Saturday, July 19, 2008

Mixed Dancing

When I read this interesting post from Jewish Atheist, he touches on alot of issues. It really takes a momentous occasion like a wedding to bring out all the conflicts between the frum and no longer frum.
JA and his fiancee, want mixed dancing, and I thought I would share the following experience .

I have went to countless simchas with separate dancing, doing the male shuffle. Either Type 1 where you hold hands and circle at varying speeds, Type 2 you put hands on shoulders and circle at varying speeds, Type 3 you just mesh in clashes of body and sweat. Of course this was all done with great happines and ruach. While At the same time on the other side of the mechitza, the women were doing their orderly circles and neat straight lines. And of course you have all the shtick (party tricks/accessories) to add some color to the occassion.

Anyway, my family and I were invited to a conservadox simcha recently, where they had mixed dancing! And you know what for the first time ever at a simcha I danced in a circle while holding my wife's hand and my child's in the other, now that was simcha!! We never as a family have danced together in a circle holding hands. It was a special experience and I feel compelled to let people know that yes, there is something missing from separate dancing, which you lose out at frum affairs. Families dancing together is an expression of love, closeness and sharing.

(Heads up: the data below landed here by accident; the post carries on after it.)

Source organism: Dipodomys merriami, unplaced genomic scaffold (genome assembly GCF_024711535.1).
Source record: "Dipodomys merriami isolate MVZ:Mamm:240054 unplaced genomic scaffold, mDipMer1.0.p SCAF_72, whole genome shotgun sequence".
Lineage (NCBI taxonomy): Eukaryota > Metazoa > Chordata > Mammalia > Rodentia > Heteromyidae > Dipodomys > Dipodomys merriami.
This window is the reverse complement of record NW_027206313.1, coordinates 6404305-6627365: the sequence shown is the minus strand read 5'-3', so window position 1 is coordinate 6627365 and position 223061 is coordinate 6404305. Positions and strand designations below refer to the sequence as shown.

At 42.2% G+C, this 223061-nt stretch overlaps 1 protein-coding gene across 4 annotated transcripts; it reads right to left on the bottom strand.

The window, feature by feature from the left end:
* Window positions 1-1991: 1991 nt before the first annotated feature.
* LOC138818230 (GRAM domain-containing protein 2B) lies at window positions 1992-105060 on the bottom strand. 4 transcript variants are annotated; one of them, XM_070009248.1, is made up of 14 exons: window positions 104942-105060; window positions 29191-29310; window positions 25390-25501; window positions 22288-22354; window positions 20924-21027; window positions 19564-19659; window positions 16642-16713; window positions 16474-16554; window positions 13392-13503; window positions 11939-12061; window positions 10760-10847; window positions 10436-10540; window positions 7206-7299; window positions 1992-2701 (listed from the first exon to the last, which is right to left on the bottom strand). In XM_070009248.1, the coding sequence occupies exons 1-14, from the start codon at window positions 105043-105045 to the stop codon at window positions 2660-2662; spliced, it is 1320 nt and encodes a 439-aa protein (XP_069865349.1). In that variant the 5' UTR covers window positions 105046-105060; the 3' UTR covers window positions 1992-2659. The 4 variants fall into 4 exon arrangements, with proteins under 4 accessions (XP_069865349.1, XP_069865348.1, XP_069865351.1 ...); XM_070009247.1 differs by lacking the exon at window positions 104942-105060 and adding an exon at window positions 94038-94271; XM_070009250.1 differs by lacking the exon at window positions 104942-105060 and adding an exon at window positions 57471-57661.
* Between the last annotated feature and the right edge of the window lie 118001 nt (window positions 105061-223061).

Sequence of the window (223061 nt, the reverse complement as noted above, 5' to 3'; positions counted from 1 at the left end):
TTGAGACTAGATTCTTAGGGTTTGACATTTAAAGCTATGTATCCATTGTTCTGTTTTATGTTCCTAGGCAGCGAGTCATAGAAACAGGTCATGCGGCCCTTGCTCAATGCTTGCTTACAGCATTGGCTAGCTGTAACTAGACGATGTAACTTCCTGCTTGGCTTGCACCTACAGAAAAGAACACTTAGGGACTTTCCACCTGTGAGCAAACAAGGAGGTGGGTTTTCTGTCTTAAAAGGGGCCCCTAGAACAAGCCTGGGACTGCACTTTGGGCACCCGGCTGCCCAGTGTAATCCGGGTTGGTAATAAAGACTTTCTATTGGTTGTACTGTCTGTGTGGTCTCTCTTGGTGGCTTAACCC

And I dont care how many 18 year old yeshiva bochurim show to dance up a storm, for the members of the family, what they really want is to dance together.


-suitepotato- said...

Congratulations on the dancing. More people should dance with their families. I couldn't stand to dance with my brothers. They don't smell as good as my wife and they both have two left feet. How can you be happy in faith before G-d if you're unhappy from people stomping your feet?

Lady-Light said...

Shalom u'vrakah!
Interesting post. Please let me tell you how I see it:
The whole purpose of the wedding simcha dancing is to le-sameach chatan ve-kallah. Aside from the 'separate men & women' issue, if you dance with your wife,husband, etc. you are more focused on them, rather than the chatan/kallah. the point is to be me-sameach THEM, and to focus on them.
And of course it does tie into the first point of some separation of men and women: if you are dancing with your wife, you naturally care more about her (or husband, him); if you are holding hands with the opposite sex in a dance, it is a physical intimacy that is, to say the least, distracting. I am not Hareidi, but I am Orthodox (modern, with Chassidic leanings. Go figure.)
At our son's wedding (he & his wife are not religious, more like 'mesorati-chiloni'), they had separate dancing in the beginning, and then 'mixed' dancing; but it wasn't really couples dancing, but just people moving/jumping about doing their own thing.